Review: Midnight Riot isn't messing around with this collection of remixes of tracks from Detroit veteran Amp Fiddler's recent Motor City Booty set. Label boss Yam Who has pulled out all the stops, drawing on both Midnight Riot regulars and genuinely hot talents such as Eli Escobar (whose slick, soulful house rub of "Soul Fly Part 2" is a highlight), Thatmanmonkz, Inkswel and Mark E (who genuinely steals the show with a dreamy, mid-tempo take on "Superficial"). Taken as a whole, it's far more "killer" than "filler", with sterling contributions from Sam Redmore (dub-flecked Afro-house goodness), Kid Sublime (sun-kissed boogie-soul), chewy Rubs (low-slung disco-house heaviness), and Modified Man (synth-heavy broken beat).
Review: The Sound of Detroit by one of it's unsung heroes, Amp Fiddlers new album Motor City Booty coming straight off the D Funk assembly line, a full on dance floor affair from Motown to P-Funk, Techno and Neo Soul. This 11 track album produced by Amp Fiddler & Yam Who? includes the massive 'Soul Fly' sounding like a Mark Ronson production had he been hanging out with George Clinton's Parlet followed by the bonafide P-Funk anthem 'Steppin' both featuring the stunning vocals by the Dames Brown girls. Amp Fiddler is credited for taking both a young J Dilla and also Q-Tip under his wing teaching them his Akai MPC techniques, setting the path for some of Hip Hops finest recordings which have defined the shape of things to come. His musical collaborations & current duties include: Moodymann's musical maestro, keyboard wizard for Theo Parrish's live band, a longstanding Funkadelic member, co-writer for Sly & Robbie, Prince, Maxwell, Jamiroquai & Seal to name a few.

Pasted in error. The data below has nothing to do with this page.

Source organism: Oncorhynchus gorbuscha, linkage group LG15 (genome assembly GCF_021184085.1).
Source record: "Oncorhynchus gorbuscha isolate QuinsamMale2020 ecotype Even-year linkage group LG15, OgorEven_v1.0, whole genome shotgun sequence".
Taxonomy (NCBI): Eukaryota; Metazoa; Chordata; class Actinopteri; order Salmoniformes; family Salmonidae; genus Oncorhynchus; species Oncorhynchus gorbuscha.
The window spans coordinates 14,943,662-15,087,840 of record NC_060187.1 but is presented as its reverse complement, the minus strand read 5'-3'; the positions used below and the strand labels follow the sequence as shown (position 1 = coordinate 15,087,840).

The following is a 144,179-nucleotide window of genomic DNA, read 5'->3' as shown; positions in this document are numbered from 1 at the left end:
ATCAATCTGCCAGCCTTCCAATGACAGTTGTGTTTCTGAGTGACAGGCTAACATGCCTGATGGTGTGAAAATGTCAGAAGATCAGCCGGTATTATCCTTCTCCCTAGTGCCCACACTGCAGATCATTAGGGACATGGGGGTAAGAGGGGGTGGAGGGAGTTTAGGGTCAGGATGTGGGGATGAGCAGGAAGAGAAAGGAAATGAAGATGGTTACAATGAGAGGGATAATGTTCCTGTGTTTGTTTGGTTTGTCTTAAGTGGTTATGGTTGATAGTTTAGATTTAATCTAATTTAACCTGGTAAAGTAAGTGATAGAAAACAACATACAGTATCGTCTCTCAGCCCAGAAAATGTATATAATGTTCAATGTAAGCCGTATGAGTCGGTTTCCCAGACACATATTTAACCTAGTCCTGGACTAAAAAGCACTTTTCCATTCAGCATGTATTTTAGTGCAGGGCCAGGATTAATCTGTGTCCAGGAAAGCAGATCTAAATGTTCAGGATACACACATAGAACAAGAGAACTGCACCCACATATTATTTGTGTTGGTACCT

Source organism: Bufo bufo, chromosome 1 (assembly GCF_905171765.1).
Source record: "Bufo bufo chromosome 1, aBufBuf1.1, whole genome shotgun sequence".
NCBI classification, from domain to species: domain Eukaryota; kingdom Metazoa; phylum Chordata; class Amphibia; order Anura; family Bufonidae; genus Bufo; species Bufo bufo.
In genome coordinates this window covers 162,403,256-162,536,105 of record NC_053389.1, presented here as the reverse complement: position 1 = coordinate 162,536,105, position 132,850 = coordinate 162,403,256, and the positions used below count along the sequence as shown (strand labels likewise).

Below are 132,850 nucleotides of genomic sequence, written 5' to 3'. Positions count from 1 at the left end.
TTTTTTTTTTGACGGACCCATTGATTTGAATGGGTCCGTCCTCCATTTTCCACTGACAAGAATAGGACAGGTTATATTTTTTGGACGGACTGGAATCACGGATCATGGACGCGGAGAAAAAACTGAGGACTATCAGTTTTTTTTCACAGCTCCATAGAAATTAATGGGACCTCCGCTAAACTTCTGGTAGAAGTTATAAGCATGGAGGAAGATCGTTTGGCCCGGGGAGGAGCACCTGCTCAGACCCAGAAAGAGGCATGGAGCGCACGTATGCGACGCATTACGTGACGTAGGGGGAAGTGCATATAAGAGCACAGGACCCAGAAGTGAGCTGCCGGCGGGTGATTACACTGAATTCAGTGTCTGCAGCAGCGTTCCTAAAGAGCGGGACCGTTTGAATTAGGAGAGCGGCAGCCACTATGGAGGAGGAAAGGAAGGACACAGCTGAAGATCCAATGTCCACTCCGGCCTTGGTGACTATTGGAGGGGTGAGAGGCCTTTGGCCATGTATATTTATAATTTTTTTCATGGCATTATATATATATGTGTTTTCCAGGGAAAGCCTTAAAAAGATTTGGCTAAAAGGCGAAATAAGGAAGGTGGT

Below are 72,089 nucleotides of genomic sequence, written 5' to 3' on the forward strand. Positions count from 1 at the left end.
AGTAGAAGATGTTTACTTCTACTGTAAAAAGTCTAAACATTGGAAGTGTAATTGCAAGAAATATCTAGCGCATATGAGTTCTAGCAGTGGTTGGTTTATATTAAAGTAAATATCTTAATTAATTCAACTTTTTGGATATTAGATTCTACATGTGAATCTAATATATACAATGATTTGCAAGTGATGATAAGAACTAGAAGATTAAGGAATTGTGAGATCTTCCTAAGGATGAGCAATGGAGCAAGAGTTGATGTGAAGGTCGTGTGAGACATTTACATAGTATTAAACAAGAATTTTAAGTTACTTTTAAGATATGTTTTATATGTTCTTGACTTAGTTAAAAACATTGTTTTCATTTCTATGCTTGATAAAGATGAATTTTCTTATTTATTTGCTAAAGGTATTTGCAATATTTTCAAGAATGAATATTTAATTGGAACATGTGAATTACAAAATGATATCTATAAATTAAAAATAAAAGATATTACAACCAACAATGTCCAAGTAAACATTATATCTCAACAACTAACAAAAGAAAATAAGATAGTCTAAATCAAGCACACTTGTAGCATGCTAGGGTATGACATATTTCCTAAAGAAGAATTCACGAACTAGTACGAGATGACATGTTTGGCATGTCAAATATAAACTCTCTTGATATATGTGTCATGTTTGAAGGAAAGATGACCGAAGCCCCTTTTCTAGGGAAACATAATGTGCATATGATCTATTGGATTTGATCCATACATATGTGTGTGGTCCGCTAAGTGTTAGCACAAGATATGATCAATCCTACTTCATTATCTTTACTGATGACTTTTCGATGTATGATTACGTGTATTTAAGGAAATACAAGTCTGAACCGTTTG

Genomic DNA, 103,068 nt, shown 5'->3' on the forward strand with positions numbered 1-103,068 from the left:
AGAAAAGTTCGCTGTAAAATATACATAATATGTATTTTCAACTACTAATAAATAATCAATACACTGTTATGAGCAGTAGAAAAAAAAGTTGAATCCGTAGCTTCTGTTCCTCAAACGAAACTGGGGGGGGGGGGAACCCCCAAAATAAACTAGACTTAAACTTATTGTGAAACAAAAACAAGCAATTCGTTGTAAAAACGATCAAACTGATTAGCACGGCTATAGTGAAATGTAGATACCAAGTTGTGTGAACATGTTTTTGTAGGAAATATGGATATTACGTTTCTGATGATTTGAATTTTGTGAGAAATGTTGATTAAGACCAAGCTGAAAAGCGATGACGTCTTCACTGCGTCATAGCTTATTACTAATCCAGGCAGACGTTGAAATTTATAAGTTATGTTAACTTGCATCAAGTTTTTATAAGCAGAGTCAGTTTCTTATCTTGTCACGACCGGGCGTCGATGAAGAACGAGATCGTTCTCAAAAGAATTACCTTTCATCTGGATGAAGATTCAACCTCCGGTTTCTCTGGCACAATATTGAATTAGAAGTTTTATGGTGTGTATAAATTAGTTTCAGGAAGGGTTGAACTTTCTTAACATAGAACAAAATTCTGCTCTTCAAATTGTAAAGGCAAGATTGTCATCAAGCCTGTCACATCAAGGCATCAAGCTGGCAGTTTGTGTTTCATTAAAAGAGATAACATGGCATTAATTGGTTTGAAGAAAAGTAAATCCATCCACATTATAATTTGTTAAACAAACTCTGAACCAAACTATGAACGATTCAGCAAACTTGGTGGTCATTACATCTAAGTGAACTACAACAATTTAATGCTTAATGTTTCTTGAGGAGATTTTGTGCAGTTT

Review: Motor City veteran and longtime friend Amp Fiddler is the latest artist to join forces with Theo Parrish for the latter's ongoing Gentrified Love series of collaborative EPs. Virtual A-side "Trust (SS Translation)", which also features soul vocalist Ideeyah, offers a perfect fusion of the two producers' work; think dusty, organic modern soul underpinned by typically loose and wayward deep house beats. Arguably even better is near 12-minute virtual flipside "My Soul", a drowsy, woozy and stretched out trip through jaunty, broken house rhythms, Fiddler's impeccable keys work, and the kind of starry synthesizer motifs that were once the hallmark of Detroit techno.
Review: Theo Parrish's "Gentrified Love" series hits its fourth instalment with two stunning extensions/takes. First up is a powerful expansion of "Leave The Funk To Us". First spotted on the second edition of the series, it's now full length with the golden touch of Amp Fiddler. "Be Like Me", meanwhile, takes Paul Randolph & Kathy Kosins' Brownswood Bubbler to a whole new cosmos with lavish twists and cleverly subverted layers. Yet another precision trip from Parrish.
Review: In like Flynn - Birmingham based DJ producer follows up appearances on Dessous, Exit Strategy and Innervisions with this terrific new offering on west coast bass house institution Dirtybird. But that aint all he's got in store: Detroit's finest soul man Amp Fiddler is in the house on "The Future" - providing his midas touch on the keys to accompany Flynn's druggy low end driven groove. While Flynns version was more geared for the afterhours or the early evening, label boss Claude Vonstroke's edition certainly gears it up for the peak time slot on his monstrous hi/octane rendition that's sure to burn up any dancefloor it is played on.